There is no evidence that cooperatives and mutuals can improve parks services provision, a new study has suggested.
Research carried out for the Association for Public Service Excellence (APSE) revealed a lack of data about the benefits that co-ops and mutuals bring to local services and any evidence contained insufficient detail.
De Montford University analysed information from 1,600 sources but found only 12 case studies where impact evaluations had been done. None related to parks and not all schemes had succeeded.
The study also revealed the divestment of local services to mutuals and co-ops could lead to less local accountability and poorer terms and conditions for staff.
Proof of Delivery sets out factors necessary for the bodies to succeed in delivering public services. They include contract lock-in, stakeholder buy-in and "significant levels" of public sector support.
APSE assistant chief executive Mark Bramah said the models were not suitable for every service. "There are complex issues surrounding parks and handing over services to the community can't work without additional resources," he maintained.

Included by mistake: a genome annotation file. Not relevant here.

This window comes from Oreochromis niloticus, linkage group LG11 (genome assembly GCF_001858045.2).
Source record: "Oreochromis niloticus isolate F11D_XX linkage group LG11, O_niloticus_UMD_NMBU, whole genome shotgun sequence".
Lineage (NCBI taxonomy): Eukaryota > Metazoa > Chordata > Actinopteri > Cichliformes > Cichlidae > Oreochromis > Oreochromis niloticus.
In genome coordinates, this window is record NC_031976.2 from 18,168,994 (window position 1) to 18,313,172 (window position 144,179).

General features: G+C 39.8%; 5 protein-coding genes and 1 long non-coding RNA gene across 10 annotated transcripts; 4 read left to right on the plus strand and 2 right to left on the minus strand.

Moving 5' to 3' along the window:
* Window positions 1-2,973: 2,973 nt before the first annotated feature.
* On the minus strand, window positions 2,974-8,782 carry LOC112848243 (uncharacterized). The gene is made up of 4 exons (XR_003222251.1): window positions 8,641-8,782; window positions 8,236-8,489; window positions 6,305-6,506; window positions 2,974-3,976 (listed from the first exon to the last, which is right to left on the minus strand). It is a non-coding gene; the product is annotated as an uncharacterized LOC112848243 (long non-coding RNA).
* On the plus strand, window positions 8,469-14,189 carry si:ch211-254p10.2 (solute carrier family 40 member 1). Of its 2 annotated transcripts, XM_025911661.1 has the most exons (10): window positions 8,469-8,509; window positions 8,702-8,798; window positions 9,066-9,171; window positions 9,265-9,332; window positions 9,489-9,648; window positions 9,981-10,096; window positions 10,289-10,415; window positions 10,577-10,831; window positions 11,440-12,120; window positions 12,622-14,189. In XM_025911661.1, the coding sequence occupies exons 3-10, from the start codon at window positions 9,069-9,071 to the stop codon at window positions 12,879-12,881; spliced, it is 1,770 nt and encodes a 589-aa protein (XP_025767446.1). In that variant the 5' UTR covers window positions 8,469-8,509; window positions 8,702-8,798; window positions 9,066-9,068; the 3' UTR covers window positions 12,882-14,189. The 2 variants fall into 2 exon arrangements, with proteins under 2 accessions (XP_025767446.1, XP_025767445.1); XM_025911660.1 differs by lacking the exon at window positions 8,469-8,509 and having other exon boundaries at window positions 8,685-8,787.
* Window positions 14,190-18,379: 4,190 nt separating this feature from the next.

"We aren't saying don't do it but we want people to use this report as a tool kit to see how these models can meet the criteria needed to deliver the service any better than alternative methods."
"Co-ops and mutuals can have an important role but policy-makers should look for tangible evidence that they can provide services more effectively and at better value. A complex set of factors needs to be in place and public sector support is required to sustain this model. This means a climate of collaboration, not competition, must be fostered."
Paul O'Brien, chief executive, Association of Public Service Excellence.